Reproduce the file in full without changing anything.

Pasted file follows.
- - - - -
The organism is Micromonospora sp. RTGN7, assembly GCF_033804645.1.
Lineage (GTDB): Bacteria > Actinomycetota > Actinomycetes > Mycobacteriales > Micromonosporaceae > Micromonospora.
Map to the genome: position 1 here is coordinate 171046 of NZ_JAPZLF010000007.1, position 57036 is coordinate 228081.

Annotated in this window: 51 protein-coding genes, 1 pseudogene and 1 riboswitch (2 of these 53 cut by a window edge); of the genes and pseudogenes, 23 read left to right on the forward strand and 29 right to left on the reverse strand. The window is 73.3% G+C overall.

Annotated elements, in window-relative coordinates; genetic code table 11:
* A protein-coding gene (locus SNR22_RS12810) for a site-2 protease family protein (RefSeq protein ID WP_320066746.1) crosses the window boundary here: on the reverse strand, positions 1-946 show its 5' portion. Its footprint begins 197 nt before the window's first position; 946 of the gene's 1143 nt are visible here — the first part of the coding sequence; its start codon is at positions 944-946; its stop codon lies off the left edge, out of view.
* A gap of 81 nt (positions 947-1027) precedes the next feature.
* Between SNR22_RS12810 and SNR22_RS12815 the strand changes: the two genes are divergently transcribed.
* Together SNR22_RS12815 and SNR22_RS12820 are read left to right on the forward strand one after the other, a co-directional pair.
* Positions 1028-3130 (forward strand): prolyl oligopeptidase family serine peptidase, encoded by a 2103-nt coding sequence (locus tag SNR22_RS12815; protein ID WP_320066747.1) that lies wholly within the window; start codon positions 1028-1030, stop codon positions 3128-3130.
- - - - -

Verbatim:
The organism is Micromonospora sp. RTGN7, assembly GCF_033804645.1.
Lineage (GTDB): Bacteria > Actinomycetota > Actinomycetes > Mycobacteriales > Micromonosporaceae > Micromonospora.
Map to the genome: position 1 here is coordinate 171046 of NZ_JAPZLF010000007.1, position 57036 is coordinate 228081.

Annotated in this window: 51 protein-coding genes, 1 pseudogene and 1 riboswitch (2 of these 53 cut by a window edge); of the genes and pseudogenes, 23 read left to right on the forward strand and 29 right to left on the reverse strand. The window is 73.3% G+C overall.

Annotated elements, in window-relative coordinates; genetic code table 11:
* A protein-coding gene (locus SNR22_RS12810) for a site-2 protease family protein (RefSeq protein ID WP_320066746.1) crosses the window boundary here: on the reverse strand, positions 1-946 show its 5' portion. Its footprint begins 197 nt before the window's first position; 946 of the gene's 1143 nt are visible here — the first part of the coding sequence; its start codon is at positions 944-946; its stop codon lies off the left edge, out of view.
* A gap of 81 nt (positions 947-1027) precedes the next feature.
* Between SNR22_RS12810 and SNR22_RS12815 the strand changes: the two genes are divergently transcribed.
* Together SNR22_RS12815 and SNR22_RS12820 are read left to right on the forward strand one after the other, a co-directional pair.
* Positions 1028-3130 (forward strand): prolyl oligopeptidase family serine peptidase, encoded by a 2103-nt coding sequence (locus tag SNR22_RS12815; protein ID WP_320066747.1) that lies wholly within the window; start codon positions 1028-1030, stop codon positions 3128-3130.